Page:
HKUST professors win prize for noise-reducing material
Prizewinning HKUST trio's elastic material is first in the world to block low-frequency noise
Three Hong Kong University of Science and Technology professors won an international award for creating an elastic material that absorbs low-frequency sound and may help ease noise pollution.
The HKUST trio developed a thin-film acoustic material that was said to be a breakthrough in reducing noise of a frequency less than 500 hertz. Apart from noise, the material holds potential for alleviating building damage caused by earthquakes.
"We have not realised anything close to that," said Professor Sheng Ping, one of the winners. "But based on similar principles of physics, if we can design heavy-duty materials with bigger units, we may be able to absorb part of the energy produced in an earthquake."
Last year, the Environmental Protection Department received more than 15,000 complaints about noise in urban districts.
Laws of physics state that the lower the sound frequency, the thicker a wall has to be to block it. It is hard for traditional construction materials to absorb or deflect sounds under 500 hertz.
A flat in Causeway Bay, for example, needs an 80cm brick wall to reduce noise from outside to 40 decibels, the target set by European Union guidelines on night noise. By comparison, a car running at 60 km/h seven metres away measures 70dB; and at 120dB, we start to feel pain.
HKUST is the first university in the world to develop the elastic noise-reducing material. The team started the project in 1998 and developed its first sample two years later.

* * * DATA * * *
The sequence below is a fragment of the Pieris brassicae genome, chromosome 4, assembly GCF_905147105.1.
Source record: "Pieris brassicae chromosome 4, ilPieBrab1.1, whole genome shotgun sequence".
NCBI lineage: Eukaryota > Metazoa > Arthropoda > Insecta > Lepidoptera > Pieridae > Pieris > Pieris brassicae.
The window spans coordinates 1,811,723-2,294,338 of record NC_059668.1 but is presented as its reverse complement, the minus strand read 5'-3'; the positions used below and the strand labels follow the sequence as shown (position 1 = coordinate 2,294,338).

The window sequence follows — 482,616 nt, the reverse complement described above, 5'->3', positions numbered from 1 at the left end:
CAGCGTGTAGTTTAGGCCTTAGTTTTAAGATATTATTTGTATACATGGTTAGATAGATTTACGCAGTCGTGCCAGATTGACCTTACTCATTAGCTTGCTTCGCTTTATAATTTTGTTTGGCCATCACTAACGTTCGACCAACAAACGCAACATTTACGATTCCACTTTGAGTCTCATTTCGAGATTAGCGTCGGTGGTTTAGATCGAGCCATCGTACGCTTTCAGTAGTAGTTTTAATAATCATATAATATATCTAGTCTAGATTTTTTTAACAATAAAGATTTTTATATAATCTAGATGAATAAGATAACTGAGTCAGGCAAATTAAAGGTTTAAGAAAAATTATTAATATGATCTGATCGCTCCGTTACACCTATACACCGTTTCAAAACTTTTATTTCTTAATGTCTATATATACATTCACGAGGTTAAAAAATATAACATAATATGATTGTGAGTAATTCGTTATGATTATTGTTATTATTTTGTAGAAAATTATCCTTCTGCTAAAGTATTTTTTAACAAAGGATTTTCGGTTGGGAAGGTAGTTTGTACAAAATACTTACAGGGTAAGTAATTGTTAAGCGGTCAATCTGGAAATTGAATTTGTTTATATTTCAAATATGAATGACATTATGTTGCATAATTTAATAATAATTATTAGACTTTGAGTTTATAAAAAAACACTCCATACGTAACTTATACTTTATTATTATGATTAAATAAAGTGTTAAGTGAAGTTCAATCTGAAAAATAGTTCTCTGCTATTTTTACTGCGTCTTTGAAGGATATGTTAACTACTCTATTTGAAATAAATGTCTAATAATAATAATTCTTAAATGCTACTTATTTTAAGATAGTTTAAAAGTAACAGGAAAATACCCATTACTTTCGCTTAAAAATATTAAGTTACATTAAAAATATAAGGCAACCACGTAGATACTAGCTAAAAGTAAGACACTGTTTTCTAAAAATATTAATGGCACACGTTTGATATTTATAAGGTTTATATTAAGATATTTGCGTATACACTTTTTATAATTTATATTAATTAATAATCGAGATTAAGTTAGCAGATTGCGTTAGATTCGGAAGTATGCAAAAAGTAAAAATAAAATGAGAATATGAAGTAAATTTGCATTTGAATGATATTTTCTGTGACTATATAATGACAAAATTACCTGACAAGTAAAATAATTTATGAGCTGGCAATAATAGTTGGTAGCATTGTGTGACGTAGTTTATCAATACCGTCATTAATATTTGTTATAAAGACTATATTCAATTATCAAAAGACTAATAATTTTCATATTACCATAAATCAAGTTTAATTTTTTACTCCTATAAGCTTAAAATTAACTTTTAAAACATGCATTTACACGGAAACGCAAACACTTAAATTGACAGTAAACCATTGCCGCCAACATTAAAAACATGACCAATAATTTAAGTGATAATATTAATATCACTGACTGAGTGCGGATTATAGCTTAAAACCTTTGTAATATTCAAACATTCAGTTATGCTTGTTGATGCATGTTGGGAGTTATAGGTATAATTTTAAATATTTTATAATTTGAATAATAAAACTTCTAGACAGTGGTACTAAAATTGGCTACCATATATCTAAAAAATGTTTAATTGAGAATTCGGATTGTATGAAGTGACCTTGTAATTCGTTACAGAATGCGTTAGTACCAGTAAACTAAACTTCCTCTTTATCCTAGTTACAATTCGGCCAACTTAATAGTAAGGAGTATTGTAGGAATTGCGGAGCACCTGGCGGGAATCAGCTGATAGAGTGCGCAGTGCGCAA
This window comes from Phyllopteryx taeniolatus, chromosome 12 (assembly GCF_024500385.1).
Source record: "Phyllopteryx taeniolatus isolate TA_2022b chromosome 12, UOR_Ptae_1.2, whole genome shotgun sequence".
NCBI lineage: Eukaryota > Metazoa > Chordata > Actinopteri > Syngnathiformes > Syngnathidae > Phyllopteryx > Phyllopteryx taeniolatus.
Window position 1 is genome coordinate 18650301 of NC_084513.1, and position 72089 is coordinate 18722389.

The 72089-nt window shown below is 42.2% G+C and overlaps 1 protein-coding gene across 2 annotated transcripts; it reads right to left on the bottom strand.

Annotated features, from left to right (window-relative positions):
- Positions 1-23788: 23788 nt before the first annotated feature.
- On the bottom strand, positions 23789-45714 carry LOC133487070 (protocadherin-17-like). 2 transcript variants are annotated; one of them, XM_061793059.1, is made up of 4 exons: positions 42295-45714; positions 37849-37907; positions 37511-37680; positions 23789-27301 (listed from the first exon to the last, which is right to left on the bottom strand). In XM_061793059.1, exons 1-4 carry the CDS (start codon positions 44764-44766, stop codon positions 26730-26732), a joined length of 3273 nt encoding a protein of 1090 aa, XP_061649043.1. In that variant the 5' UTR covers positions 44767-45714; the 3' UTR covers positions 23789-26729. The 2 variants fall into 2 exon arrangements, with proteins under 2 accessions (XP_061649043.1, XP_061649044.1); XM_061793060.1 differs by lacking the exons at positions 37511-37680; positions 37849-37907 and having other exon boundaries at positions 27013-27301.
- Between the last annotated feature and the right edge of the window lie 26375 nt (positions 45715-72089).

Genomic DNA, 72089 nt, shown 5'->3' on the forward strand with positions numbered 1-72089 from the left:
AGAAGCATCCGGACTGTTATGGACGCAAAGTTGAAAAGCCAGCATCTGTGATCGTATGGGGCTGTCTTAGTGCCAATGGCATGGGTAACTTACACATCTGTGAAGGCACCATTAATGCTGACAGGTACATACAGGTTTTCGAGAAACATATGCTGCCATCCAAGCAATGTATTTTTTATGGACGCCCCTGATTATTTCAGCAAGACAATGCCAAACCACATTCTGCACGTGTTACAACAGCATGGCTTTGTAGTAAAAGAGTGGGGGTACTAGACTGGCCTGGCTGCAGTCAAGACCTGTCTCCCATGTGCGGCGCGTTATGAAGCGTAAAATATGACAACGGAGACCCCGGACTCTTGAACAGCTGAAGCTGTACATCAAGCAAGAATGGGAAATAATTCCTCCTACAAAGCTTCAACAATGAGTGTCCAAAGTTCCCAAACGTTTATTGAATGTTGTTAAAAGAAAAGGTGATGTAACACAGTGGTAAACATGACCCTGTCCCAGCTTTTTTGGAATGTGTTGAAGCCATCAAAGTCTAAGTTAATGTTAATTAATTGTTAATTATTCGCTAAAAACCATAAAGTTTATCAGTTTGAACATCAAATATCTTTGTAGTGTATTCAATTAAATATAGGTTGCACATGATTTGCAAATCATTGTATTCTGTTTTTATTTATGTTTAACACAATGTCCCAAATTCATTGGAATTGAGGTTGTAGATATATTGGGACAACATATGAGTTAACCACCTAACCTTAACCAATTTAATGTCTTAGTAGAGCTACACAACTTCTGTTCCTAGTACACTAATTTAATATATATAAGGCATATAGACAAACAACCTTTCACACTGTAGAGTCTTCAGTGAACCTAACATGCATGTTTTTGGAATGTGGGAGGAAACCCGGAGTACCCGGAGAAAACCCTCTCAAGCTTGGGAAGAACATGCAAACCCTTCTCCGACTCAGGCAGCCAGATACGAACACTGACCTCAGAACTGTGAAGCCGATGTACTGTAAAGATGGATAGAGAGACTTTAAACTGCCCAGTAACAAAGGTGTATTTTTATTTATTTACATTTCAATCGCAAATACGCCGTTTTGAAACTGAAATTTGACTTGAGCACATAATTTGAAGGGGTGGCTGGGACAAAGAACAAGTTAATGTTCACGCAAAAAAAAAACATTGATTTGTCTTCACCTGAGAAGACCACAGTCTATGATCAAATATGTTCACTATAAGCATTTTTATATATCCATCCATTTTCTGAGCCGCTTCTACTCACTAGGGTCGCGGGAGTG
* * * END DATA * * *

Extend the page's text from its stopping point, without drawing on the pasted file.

The International Phononics Society awarded Sheng and his fellow professors, Yang Zhi-yu and Chan Che-ting, the Brillouin Medal, a prize inaugurated this year to honour contributions in the field of phononics, the study of sound in solids. "It was a pleasant surprise," Sheng said. "We know there are many researchers around the world following us doing further development and analysis [of our discovery]."
A piece of the trio's material that can block traffic noise by 40dB is thinner than 6cm and weighs only as much as a ceramic tile. The material - an elastic membrane decorated with rigid metal platelets - tones down noise by blocking sound transmission and absorbing sound reflection.
The team's creation was lighter, thinner and less expensive than traditional materials, Yang said, and it could have a wide range of applications, including in vehicles, aircraft, residential buildings and large-scale infrastructure.
The material had not yet been applied to practical cases, but Yang said local and international companies had approached the university for a licence to mass-produce their material.